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CLIL Summer seminar - vienna 2023

Darío Luis Banegas

How could we increase language use in the CLIL classroom while developing ourselves at the same time?

(1) Conceptual background(2) the study(3) proposal(4) questions/chat


Conceptual background



  • Language as a meaning-making system
  • CLIL
  • Pluriliteracies (disciplinary literacies, language use, & textual fluency) for deeper learning (transfer)
(Coyle & Meyer, 2021; Llinares, 2023)

the language triptycH(COyle et al., 2010)

the language triptycH(COyle et al., 2010)

(Dalton-Puffer, 2016, p. 29)

[Cognitive discourse functions are] verbal routines that have arisen in answer to recurring demands while dealing with curricular content, knowledge, and abstract thought"



- Bilingual school (EN-SP)- Three secondary school classes (Biology, History, Literature)- Learners: (15-17 yo), B1-B2 CEFR- Teachers: QTS in Science/History/ELT- 2 Tracks

action research


Q&A momentsTranslationExemplificationOnline search


Explicit & implicit grammarAwareness raising


Word listsAwareness raisingGrammar explanation

"I realised that first I had to familiarise myself with the key concepts and I recorded myself languaging my understanding"


"I relied on my partners in the group as I wanted to listen to their viewpoint, and that helped me change mine."


The Language Quadriptych (Banegas & Mearns, forthcoming)

Language teaching as a multimodal and multispatial experience

Language scaffolding as a pluriliteracies endeavour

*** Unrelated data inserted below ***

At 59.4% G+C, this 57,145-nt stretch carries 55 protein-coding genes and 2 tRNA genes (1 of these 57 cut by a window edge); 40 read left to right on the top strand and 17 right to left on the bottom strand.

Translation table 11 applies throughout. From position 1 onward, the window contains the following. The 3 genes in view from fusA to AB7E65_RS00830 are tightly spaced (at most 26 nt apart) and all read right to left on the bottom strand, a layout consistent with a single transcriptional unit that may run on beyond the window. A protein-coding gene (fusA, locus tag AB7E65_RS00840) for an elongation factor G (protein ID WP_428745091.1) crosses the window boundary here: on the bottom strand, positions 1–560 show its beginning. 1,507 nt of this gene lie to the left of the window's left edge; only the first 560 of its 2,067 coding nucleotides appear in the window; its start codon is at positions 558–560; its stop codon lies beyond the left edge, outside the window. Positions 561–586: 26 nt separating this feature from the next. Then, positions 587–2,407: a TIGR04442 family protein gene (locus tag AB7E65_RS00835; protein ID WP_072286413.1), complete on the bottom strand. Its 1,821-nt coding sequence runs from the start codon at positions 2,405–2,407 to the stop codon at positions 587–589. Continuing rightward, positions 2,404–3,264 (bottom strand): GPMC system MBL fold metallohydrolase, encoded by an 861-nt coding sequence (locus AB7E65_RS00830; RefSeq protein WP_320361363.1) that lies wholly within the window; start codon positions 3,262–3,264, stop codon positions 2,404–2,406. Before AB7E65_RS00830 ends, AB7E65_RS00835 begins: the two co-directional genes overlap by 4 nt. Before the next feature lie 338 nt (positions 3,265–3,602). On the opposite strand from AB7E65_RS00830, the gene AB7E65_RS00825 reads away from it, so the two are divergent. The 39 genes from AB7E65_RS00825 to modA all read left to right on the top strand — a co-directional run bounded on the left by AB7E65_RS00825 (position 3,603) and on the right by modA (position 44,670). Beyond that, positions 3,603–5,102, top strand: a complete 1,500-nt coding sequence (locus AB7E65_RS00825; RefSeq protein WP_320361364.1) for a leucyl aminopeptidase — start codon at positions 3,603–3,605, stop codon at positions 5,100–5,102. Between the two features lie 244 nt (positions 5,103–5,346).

The Language Quadriptych as a compass for pedagogical-linguistic knowledge

the proposal




question time!



Coyle, D., Hood, D., & Marsh, D. (2010). CLIL: Content and language integrated learning. Cambridge University Press. Coyle, D., & Meyer, O. (2021). Beyond CLIL: Pluriliteracies teaching for deeper learning. Cambridge University Press. Dalton-Puffer, C. (2016). Cognitive discourse functions: Specifying an integrative interdisciplinary construct. In T. Nikula, E. Dafouz, P. Moore & U. Smit (Eds.), Conceptualising integration in CLIL and multilingual education (pp. 29-54). Multilingual Matters. Llinares, A. (2023). CLIL and linguistics. In D. L. Banegas & S. Zappa-Hollman (Eds.), The Routledge handbook of content and language integrated learning. Routledge.


OF: specific & general academic language (syntax & lexis) > thematic patterns FOR: language needed to carry out collaborative/individual tasks (also includes general academic language). THROUGH: spontaneous language needs as a result of learning (may also include specific & general academic language).

I think we noted it individually in our own lessons, and then we discussed it during the breaks, but it seems like they [the students] want to reflect on their own learning in English too.(Antonia, teacher)

We teachers are so used to doing CPD [continuing professional development] courses that are about implementing this or that, following the expert’s advice sometimes with little space to manoeuvre and do our own thing. But with this experience, we had the chance to extend the Language Triptych and go beyond that by asking the students to use English to reflect on their own learning processes. Isn’t that amazing? (Selena, teacher)

I started paying myself attention to key words, repeated words, connectors, etc., and it’s amazing how one can take these things for granted even in Spanish. History does have its own language, its particular way of communicating knowledge. (Camilo, teacher)